And as much as 50 per cent of farms in Devon today have diversified to some extent in order to supplement their farms’ income, adding self-catering cottages, Bed and Breakfast, or camping, to their portfolio.
Over Brexit, the farming community, like the British public generally, appear divided. Some farmers say that the Common Agricultural Policy encourages over production. Many say that agri-environment schemes and policies such as ‘the three crop rule’, where farmers with more than 30ha of arable land are required to grow three different types of crops, also don’t work well in the UK.
And there’s a feeling, possibly of optimism, that leaving the EU will provide the UK with an opportunity to create its own agricultural policy; one that will sustain the social and economic structure of the countryside and help protect the environment.
But while the Government has pledged a two prong agricultural and environmental package of support for UK agriculture, the policy detail has yet to emerge. And there’s much uncertainty among the farming community around the political commitment to financial support for agriculture after 2020, remembering that many farmers currently rely on the Basic Payment Scheme to survive.
So, Devon County Councillors will talk to Devon’s MPs to inform them of their findings and to see what can be done at a national level to improve support to Devon’s vital industry.
In their recommendations, the Council’s Place Scrutiny Committee Task Group suggest calling upon the Government to provide, at the earliest opportunity, greater clarity over what will happen to farm subsidies post Brexit, so that farmers can plan for the future of their business.
That, when negotiating world trade agreements, farmers receive a fair and consistent price for their produce. And post Brexit, that the government puts forward financial support to promote innovations in farming, diversification, and environmental stewardship.
The task group would like the Government to help young farmers with funding for upfront capital investment to get businesses started.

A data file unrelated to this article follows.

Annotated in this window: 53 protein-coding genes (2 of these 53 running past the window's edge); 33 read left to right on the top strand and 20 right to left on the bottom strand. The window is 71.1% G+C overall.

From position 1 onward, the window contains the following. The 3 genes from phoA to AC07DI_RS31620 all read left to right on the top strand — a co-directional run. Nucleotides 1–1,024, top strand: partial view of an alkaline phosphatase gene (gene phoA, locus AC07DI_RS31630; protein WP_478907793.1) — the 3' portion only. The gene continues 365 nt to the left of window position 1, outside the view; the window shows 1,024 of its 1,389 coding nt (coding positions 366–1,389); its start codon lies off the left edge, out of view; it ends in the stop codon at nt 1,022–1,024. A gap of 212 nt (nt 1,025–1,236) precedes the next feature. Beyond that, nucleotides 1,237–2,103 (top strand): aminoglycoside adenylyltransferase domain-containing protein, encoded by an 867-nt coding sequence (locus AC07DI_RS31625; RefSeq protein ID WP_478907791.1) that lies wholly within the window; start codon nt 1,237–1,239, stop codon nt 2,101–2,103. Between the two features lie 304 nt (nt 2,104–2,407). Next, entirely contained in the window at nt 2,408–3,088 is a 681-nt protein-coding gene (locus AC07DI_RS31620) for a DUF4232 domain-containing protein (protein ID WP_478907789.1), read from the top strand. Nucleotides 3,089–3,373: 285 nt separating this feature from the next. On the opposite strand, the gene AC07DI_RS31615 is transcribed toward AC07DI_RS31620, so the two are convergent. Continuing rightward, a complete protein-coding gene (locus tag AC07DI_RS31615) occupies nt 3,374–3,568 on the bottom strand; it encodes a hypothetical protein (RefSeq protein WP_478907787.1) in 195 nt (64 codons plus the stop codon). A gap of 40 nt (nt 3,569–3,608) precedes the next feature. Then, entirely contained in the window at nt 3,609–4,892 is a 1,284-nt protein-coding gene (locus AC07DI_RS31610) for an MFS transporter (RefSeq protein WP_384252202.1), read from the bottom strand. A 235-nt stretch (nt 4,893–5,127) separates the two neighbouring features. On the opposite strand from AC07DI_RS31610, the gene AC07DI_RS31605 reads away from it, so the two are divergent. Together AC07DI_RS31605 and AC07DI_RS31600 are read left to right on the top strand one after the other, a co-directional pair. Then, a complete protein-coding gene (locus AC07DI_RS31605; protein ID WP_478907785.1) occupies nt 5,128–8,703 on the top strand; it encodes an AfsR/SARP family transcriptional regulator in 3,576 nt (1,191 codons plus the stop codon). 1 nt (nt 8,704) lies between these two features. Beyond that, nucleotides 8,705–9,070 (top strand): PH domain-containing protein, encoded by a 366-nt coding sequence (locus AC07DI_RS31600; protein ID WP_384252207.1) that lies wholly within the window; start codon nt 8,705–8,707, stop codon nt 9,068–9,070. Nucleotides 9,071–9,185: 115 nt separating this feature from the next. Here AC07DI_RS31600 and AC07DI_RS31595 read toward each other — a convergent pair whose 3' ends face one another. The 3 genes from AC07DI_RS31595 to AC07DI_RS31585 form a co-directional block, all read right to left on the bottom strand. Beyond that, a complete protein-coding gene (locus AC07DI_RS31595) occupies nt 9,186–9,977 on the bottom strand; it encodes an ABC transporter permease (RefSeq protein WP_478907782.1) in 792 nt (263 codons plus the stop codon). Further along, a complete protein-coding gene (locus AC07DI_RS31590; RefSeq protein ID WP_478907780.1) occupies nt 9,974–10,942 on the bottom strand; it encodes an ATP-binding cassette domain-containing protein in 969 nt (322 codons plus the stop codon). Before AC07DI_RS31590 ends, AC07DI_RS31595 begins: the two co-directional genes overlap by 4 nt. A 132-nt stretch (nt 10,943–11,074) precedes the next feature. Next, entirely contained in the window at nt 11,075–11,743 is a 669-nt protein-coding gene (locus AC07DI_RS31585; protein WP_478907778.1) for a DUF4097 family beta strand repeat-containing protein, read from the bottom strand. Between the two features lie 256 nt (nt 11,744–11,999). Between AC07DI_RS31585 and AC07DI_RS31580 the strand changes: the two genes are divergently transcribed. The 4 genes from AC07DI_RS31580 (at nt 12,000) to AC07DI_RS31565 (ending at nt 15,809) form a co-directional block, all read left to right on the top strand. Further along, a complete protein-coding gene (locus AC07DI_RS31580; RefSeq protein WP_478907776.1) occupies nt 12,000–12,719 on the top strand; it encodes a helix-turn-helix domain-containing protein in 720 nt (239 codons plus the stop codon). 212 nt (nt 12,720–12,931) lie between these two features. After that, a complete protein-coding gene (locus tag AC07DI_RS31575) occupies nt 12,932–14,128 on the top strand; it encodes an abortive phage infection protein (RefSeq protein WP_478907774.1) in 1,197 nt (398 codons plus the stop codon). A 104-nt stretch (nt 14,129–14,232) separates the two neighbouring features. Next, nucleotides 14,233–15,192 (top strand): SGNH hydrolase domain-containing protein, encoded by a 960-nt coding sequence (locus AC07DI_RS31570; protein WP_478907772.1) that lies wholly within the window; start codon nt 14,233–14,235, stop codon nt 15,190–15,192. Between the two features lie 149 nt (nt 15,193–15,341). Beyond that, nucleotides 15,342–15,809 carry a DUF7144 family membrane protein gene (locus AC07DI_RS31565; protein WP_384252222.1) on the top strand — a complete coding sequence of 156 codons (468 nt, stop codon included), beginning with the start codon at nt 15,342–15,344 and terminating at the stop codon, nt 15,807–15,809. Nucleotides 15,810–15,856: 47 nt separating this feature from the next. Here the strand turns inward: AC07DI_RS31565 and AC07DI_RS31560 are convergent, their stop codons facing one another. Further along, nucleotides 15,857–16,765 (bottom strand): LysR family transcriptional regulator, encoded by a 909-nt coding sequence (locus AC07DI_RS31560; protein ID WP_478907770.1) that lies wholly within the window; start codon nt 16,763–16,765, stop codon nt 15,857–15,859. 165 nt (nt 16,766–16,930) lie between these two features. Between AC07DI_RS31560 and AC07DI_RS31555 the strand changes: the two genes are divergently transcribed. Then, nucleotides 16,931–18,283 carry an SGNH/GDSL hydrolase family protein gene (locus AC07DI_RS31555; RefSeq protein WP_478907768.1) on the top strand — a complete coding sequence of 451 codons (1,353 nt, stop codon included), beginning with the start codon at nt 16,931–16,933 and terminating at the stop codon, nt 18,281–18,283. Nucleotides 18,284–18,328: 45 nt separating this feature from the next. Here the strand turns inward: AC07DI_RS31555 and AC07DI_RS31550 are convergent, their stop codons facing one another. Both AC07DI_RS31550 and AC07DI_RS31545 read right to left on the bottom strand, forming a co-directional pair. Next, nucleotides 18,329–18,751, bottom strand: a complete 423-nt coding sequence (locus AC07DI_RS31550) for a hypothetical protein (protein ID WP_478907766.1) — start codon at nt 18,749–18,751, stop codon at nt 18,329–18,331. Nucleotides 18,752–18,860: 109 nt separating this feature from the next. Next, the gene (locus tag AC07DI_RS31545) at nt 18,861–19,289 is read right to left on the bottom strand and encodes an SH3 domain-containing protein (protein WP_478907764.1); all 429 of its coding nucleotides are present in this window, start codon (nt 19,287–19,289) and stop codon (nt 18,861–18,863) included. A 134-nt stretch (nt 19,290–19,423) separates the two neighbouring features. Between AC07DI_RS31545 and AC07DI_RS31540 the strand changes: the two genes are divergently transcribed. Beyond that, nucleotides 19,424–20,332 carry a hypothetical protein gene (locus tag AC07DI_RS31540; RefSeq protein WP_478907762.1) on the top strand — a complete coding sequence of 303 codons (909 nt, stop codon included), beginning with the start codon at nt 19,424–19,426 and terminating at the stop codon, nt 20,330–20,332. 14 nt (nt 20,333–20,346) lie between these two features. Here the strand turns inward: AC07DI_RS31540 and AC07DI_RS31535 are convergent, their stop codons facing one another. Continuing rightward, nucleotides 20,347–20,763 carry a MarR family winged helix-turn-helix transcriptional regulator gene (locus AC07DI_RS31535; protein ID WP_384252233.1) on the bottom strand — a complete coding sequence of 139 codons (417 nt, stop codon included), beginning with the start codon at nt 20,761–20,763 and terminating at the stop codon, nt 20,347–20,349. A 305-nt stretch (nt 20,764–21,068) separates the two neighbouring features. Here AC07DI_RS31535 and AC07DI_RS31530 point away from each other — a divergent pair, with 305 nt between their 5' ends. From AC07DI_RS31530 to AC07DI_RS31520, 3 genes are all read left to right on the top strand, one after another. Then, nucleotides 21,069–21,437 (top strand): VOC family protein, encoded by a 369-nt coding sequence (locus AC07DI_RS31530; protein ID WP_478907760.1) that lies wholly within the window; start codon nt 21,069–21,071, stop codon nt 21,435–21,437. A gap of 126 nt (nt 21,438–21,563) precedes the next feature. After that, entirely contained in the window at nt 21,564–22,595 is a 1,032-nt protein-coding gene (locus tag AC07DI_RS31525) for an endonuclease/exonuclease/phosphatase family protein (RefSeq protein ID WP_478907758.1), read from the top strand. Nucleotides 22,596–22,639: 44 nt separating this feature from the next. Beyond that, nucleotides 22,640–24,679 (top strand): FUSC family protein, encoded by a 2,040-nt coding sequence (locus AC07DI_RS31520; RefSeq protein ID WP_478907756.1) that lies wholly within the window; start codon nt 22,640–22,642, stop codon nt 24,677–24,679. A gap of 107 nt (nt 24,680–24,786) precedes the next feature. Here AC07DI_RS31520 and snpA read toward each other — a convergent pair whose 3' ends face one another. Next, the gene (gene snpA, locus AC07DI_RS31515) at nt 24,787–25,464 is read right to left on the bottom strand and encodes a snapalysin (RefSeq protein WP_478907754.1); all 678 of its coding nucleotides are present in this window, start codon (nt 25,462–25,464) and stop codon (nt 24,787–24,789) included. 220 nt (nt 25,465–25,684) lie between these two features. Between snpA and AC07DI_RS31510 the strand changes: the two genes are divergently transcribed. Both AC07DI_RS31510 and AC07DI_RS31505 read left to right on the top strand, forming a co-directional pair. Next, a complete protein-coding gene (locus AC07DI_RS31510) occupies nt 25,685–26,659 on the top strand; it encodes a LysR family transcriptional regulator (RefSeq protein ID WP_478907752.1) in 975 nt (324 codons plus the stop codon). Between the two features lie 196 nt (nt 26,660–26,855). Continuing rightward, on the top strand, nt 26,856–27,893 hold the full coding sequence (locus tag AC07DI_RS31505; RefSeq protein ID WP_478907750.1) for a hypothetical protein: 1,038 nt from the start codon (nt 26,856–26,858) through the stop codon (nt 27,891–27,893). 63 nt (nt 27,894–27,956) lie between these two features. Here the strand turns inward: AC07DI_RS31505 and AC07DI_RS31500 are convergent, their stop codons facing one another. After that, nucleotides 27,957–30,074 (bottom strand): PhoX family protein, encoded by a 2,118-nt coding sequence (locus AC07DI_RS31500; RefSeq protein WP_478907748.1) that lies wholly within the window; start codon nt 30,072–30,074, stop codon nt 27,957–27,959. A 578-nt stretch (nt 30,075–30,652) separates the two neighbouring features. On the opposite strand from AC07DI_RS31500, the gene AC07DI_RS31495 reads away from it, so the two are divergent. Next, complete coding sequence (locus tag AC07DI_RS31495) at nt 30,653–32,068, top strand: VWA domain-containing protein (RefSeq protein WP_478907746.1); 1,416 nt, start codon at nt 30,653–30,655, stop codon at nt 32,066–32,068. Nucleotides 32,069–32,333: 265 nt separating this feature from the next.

And that the Government looks to refresh planning policies for building of homes, targeted at people working in agriculture and related industries.
They also say that agri-environment schemes should be ‘fit for purpose’, and should balance farming needs alongside environment outcomes.
And finally that there should be greater public understanding of farming, food production and the contribution of agriculture to Devon’s economy, tourism and of the wider public benefits of the natural environment.
“My grateful thanks to all those who have given the task group their time, information and opinions, and to the members of the task group and officers who compiled the report and its conclusions.
“Devon County Council recognises the importance of agriculture to the county, not just for our economy, but also to sustaining the vitality of life in rural communities.
“While the council can not address all of the issues identified within this report, we can use our standing to lobby those who can make a difference, and sustain this lobbying.
“I am grateful that Sarah Wollaston MP has discussed the task group report with her colleagues at Westminster, who will study it in detail in due course; and for the interest that the Chairman of the Agricultural Select Committee, Neil Parrish MP, has taken.
“Agriculture has been through difficult times and the future is uncertain, but if issues in our report can be addressed then there is a worthwhile future for people in the industry and Devon County Council continues to help encourage this via the county farms estate.”
A copy of the Task Group’s report is available on our website.